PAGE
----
January 2013 Newsletter - Julie George (Francis) YHS 1966

Take a Walk on the Wild Side - Julie George (Francis) YHS 1966
“In November 2011, Frank Wild completed his final journey from Johannesburg, South Africa to the Whalers’ Cemetery in Grytviken, South Georgia, when his ashes were placed by me in a grave next to that of his long-time friend and ‘Boss’, Sir Ernest Shackleton.
So, following a memorial service in the Norwegian Lutheran Church in Grytviken where Shackleton’s funeral service had been held in 1922, I found myself leading a procession of 80 or so people along a rugged path, surrounded by penguins, feisty fur seals and elephant seals, and carrying a casket containing Frank’s ashes to the Grytviken cemetery. With me were two of my brothers, Brian & Martin Francis, my niece Carina and husband Ian, and my husband, Steve. To get to South Georgia, we had flown to Buenos Aires, and then to Ushuaia (the southern-most city in the world)

(Photo attached)

Where we boarded the Russian flagged, “Akademik Ioffe”, a modernised ice-strengthened vessel originally designed for polar research and built in Finland. A BBC-produced 1-hour documentary called “Frank Wild: Antarctica’s Forgotten Hero” is soon to be released which tells the story of this voyage, the memorial service and burial, and of Frank’s achievements as a polar explorer.
Frank Wild was one of the greatest Polar explorers, the only man to have served on five expeditions to the Antarctic during the Heroic Age and also one of only two men to have been awarded four bars to his Polar Medal. In 1901, Wild joined Scott’s Discovery expedition, in which he served with distinction. In 1907, he joined the Nimrod expedition and was chosen by Shackleton as a member of the four-man party, which attempted to reach the South Pole. They got to within ninety-seven miles of the Pole when they were forced to turn back. In 1911, despite pressing invitations by Scott to join him on his fateful Terra Nova expedition, Wild joined the Australasian Antarctic Expedition (AAE) and was chosen by Mawson as leader of the eight-man party, which established the Western Base on the Shackleton Ice Shelf and spent 12 months exploring Queen Mary Land. In 1914, he joined Shackleton’s Endurance expedition in an attempt to cross the Antarctic continent via the South Pole. The Endurance became trapped in the ice in the Weddell Sea, where eventually she was crushed and sank. After many months on the ice, all the expedition members reached Elephant Island, where Wild displayed outstanding fortitude and leadership when Shackleton left him in charge of the 21 men for 4½ months, while he and five others sailed the James Caird to South Georgia to seek help. Upon returning to the UK in 1916, Wild was commissioned Lieutenant in the RNVR and served in various capacities in Russia until the end of the 1914-18 War, after which, he and his great friend Dr James McIlroy departed for Nyasaland to try their hand at farming. In 1921 Wild and McIlroy received a telegram from Shackleton asking them to join him on the Quest expedition. Sadly, on 5 January 1922, while in Grytviken Harbour, South Georgia, Shackleton died of a heart attack and Wild took over the leadership of the expedition until its completion in September 1922. In 1923 Wild emigrated to South Africa to farm cotton. After many hardships during the great depression, and various occupations, Wild died in Klerksdorp, Johannesburg in 1939.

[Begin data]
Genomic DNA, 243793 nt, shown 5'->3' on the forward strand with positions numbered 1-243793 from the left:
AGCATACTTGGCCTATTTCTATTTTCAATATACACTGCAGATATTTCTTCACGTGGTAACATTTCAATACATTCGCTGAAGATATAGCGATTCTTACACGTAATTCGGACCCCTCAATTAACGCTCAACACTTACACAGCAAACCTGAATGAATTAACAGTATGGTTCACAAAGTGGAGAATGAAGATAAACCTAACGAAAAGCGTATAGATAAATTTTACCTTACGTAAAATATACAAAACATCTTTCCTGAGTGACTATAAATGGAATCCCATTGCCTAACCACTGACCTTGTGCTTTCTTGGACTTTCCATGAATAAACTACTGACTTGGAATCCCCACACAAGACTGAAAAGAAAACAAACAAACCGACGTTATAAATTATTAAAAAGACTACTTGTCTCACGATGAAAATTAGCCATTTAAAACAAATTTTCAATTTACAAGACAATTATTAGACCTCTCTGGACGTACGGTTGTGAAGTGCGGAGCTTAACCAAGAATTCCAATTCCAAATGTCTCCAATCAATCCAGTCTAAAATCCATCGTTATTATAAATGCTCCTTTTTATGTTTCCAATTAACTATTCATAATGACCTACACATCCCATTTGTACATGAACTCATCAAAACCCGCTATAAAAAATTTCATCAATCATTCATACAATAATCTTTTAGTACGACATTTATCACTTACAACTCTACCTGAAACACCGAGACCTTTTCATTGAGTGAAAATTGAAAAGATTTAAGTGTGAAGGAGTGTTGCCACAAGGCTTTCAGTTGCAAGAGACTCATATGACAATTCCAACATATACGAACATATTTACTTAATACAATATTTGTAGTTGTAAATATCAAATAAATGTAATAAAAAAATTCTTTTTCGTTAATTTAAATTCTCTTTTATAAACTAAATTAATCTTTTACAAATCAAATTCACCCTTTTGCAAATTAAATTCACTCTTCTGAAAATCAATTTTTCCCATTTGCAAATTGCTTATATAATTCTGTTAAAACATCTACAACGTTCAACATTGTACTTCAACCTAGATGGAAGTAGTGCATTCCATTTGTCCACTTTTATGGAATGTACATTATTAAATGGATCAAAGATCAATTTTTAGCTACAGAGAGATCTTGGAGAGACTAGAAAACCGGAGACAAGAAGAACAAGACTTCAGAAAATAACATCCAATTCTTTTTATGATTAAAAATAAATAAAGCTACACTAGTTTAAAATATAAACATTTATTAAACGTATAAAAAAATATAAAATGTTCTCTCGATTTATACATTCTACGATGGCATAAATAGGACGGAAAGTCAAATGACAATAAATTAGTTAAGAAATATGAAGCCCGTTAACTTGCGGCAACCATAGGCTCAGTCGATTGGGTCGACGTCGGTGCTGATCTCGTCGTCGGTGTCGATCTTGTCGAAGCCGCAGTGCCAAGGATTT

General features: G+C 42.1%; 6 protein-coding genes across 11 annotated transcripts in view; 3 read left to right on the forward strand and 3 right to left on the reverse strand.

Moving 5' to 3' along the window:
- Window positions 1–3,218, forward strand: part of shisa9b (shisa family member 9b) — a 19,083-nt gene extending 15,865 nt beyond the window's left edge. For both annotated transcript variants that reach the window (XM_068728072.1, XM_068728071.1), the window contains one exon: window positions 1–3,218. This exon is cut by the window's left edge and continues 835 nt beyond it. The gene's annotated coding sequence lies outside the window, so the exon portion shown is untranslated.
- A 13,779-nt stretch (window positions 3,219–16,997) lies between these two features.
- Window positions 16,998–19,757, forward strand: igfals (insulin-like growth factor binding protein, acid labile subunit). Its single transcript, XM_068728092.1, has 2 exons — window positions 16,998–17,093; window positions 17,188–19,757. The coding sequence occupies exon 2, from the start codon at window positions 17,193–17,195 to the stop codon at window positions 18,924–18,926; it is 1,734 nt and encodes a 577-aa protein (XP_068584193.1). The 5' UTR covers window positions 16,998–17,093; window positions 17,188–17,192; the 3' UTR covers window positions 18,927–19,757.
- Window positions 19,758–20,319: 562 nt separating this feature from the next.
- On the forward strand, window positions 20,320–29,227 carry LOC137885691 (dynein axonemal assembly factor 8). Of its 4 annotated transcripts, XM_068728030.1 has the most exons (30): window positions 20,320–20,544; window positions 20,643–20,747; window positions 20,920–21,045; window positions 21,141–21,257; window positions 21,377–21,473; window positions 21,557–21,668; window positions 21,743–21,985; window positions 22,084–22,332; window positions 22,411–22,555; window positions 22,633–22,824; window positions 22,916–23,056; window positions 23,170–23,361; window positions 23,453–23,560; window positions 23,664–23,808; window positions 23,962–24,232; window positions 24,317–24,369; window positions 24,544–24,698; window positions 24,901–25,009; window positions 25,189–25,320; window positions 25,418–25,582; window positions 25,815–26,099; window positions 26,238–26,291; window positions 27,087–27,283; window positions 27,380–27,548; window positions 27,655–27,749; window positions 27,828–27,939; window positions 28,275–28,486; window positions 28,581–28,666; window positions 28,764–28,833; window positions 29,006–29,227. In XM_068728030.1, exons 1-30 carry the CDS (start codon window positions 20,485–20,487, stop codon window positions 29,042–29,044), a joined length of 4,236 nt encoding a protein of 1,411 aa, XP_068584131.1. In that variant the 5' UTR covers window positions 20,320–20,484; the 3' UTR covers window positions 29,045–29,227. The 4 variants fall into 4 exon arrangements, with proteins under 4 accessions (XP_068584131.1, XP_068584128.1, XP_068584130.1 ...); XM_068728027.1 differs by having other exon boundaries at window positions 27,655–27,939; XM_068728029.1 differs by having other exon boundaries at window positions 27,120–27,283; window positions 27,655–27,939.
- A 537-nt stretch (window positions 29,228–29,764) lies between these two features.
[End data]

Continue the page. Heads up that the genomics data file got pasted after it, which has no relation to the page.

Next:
On our trip, the penguins, seals, dolphins and whales (even a few reindeer) were fascinating to see, but the best experience for me were the icebergs – they were so big and blue and we spent many hours drifting in our zodiacs amongst the floes taking in the peacefulness of Antarctica.
Our homeward crossing of the Drake Passage rated an 11 on the 1-12 Beaufort Scale, where 12 is a hurricane. At the Captain’s Dinner on our last night at sea in the dining room, I needed three dinners as the first two slid off the table to my feet. Fortunately, my chair was secured but not so for brother Martin who joined Alexandra Shackleton’s table twice uninvited along with glass of wine in one hand and a bottle in the other, quite proud of saving both each time – there were roars of laughter amid gasps of horror as we rocked from side to side. The trip was a memorable one all round.
Two new traditions have now begun: Every ship’s captain to sail into Grytviken walks up to the cemetery and toasts both Shackleton and Wild, takes a sip and then throws the remaining whisky on both gravesites; and at approx 3pm every Saturday afternoon, Joy Francis (now 94) the last “Wild Child”, and Julie toast “Uncle Frank” with a tot of whisky, replicated from the supplies found under the floorboards in the Ross Sea Depot (laid for Shackleton and his men had the Endurance not been crushed in sea ice) and found nearly 100 years later – a most pleasant tradition!”